In a trial primarily funded by the National Institute of Diabetes and Digestive and Kidney Diseases (NIDDK), part of the National Institutes of Health, researchers explore the benefits of ‘bionic pancreas’ in type 1 diabetic patients. This multicenter clinical trial has revealed that a device known as a bionic pancreas which uses next-generation technology to automatically deliver insulin was more effective at maintaining blood sugar levels within normal range than standard-of-care management among people with type 1 diabetes.
Artificial pancreas or closed-loop control systems are automated insulin delivery systems which track the users’ sugar levels in a continuous pattern and automatically deliver the insulin hormone when needed using an insulin pump. The bionic pancreas in comparison to other available artificial pancreas technologies, require less user input and provides more automation because it has algorithms which continuously adjust insulin doses automatically as per users’ needs. First time users of bionic pancreas initialize it by entering their body weight into the device’s dosing software where they do not have to count carbohydrates, nor initiate doses of insulin to correct for high blood sugar. Also the healthcare providers need not make periodic adjustments to the settings of the device, leading to a new level of ease to the day-to-day management of type 1 diabetes.
The trial was conducted across 16 clinical sites across the United States over a period of 13 weeks with 326 enrolled participants aged between 6 to 79 years who had type 1 diabetes and had been using insulin injections for at least one year. There was random assignment of participants to either the treatment group using the bionic pancreas or a standard-of-care control group using their personal pre-study insulin delivery method. The control group participants were provided with a continuous glucose monitor and almost one-third of them were using commercially available artificial pancreas technology during the study period.
Glycated hemoglobin improved from 7.9% to 7.3% in participants using bionic pancreas in comparison to the standard-of-care control group, where it remained unchanged. The bionic pancreas group participants spent 11% (nearly 2.5 hours per day) more time within the targeted blood sugar range compared to the control group. Improvements were most evident in participants who had higher blood sugar levels at the beginning of the study, these results were the same in youth and adult participants.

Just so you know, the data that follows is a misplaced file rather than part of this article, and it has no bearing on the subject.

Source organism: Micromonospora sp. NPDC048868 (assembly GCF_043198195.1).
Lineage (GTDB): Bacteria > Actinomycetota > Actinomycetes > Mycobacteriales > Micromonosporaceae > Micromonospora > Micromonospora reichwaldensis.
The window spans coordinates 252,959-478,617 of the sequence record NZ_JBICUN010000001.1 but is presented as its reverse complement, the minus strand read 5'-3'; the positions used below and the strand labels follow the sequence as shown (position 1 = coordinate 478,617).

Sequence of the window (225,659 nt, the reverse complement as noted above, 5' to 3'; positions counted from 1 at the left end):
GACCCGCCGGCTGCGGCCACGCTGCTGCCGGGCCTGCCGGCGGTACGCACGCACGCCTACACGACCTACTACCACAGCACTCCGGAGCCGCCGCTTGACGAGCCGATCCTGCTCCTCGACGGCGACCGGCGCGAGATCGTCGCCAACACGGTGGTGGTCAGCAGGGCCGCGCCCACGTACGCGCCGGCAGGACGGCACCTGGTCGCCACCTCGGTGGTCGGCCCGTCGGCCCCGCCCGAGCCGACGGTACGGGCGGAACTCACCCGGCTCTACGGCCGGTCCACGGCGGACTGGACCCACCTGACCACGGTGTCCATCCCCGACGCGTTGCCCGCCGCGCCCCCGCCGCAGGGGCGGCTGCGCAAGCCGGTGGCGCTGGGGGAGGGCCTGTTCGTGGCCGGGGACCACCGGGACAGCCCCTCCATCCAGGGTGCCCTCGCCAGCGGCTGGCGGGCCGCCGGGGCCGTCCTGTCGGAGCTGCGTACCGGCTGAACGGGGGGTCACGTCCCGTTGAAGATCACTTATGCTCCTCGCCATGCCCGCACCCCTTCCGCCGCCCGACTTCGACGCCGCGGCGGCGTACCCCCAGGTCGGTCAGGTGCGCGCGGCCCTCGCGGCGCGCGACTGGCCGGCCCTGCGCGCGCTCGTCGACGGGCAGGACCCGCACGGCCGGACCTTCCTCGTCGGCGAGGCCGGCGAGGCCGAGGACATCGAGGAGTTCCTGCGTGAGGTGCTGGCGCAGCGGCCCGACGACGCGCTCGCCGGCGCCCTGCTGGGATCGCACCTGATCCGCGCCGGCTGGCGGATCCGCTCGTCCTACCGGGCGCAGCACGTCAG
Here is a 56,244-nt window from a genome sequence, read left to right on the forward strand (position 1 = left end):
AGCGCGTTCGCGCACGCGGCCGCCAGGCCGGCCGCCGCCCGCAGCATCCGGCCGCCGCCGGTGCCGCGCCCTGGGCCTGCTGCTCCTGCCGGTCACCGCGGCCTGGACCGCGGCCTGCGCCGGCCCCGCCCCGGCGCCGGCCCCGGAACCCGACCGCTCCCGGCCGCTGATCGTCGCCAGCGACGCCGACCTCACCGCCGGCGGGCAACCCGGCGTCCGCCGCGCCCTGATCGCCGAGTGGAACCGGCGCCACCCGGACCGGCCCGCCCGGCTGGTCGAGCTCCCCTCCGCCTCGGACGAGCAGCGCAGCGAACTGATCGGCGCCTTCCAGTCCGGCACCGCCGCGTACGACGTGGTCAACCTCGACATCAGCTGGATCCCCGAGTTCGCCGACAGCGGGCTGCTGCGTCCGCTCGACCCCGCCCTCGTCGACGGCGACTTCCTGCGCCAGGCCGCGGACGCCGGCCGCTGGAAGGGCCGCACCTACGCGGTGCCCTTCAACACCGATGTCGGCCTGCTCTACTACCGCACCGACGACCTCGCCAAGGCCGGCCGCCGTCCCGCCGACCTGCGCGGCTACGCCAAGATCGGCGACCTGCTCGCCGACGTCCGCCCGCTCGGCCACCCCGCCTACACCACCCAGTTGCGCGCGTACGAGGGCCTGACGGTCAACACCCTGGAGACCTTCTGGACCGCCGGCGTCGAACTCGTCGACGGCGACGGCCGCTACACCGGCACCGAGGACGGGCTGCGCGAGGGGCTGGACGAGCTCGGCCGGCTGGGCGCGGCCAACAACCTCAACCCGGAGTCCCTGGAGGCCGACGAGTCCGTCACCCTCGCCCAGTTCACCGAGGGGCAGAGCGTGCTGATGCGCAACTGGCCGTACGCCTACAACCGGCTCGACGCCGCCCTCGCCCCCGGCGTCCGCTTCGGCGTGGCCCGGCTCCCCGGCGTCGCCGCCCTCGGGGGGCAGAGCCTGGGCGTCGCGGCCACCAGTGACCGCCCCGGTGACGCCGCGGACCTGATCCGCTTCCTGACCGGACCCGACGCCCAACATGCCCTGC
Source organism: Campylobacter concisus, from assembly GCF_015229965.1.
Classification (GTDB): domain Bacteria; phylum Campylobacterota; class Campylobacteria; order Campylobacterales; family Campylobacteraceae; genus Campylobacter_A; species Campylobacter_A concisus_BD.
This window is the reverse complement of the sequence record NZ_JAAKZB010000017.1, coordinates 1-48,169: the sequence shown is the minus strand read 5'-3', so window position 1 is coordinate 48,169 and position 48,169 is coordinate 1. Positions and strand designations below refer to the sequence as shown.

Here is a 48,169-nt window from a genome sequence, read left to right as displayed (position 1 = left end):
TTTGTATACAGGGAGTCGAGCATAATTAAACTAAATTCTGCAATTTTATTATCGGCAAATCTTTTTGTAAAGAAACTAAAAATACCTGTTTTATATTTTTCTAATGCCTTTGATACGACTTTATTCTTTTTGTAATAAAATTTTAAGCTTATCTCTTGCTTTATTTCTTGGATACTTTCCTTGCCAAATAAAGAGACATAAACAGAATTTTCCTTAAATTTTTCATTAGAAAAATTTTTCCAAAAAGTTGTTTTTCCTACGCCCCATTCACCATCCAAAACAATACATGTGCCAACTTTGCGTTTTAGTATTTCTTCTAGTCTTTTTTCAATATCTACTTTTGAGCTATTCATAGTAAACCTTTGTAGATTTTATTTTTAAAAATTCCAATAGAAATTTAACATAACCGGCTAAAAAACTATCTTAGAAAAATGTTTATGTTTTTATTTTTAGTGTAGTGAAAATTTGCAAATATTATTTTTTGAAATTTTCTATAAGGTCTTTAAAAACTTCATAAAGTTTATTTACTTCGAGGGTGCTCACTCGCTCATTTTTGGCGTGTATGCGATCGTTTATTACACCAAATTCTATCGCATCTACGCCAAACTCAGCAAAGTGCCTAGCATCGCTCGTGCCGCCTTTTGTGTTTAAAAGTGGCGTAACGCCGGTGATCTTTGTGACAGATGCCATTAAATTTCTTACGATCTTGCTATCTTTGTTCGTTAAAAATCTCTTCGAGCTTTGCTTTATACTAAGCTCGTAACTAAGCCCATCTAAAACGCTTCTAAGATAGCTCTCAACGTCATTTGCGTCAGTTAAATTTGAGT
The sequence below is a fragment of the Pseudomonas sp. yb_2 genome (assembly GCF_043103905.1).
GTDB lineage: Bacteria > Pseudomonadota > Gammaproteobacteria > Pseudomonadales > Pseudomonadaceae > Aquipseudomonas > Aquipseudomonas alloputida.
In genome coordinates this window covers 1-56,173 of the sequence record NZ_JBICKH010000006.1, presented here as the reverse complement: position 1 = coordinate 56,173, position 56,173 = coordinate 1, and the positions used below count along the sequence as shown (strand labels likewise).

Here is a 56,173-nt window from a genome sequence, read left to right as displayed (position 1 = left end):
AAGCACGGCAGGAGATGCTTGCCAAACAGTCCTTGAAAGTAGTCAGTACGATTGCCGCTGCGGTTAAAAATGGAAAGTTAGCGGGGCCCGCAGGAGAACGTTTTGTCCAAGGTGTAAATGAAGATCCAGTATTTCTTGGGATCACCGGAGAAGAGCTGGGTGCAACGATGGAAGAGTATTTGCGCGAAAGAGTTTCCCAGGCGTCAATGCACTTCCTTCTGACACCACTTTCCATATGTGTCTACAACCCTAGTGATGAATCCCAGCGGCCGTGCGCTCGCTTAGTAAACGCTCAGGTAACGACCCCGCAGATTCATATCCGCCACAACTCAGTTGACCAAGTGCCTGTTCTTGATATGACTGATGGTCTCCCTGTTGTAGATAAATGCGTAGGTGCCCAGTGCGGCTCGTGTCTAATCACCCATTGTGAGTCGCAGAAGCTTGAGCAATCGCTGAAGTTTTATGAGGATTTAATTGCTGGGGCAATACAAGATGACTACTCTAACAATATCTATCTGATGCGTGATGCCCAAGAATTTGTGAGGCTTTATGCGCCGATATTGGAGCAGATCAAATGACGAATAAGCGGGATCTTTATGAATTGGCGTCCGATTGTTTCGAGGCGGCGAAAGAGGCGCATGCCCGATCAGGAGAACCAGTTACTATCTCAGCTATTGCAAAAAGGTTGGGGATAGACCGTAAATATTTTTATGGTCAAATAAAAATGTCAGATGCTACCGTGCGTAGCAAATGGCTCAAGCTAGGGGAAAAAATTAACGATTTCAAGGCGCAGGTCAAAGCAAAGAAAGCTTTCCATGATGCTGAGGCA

In the bionic pancreas group, the most frequently reported adverse event was high blood sugar (hyperglycemia) caused by problems with insulin pump equipment. The number of episodes of low blood sugar was low and was not different between the groups. This study was published in the New England Journal of Medicine.
Four companion papers were also published in Diabetes Technology and Therapeutics, two of which give more detailed results among the adult and youth participants. An extension study was also done, the results of which are published in a third paper in which the participants from the control group switched to using bionic pancreas for 13 weeks and experienced improvements in glucose control same as to the bionic pancreas group in the randomized trial. A fourth published paper showed that using the bionic pancreas with a faster acting insulin in 114 adult participants improved sugar control as effectively as using the device with standard insulin.
It is praiseworthy to have a device like bionic pancreas which can permit people to worry less about their blood sugar levels and focus on living their healthiest and fullest lives.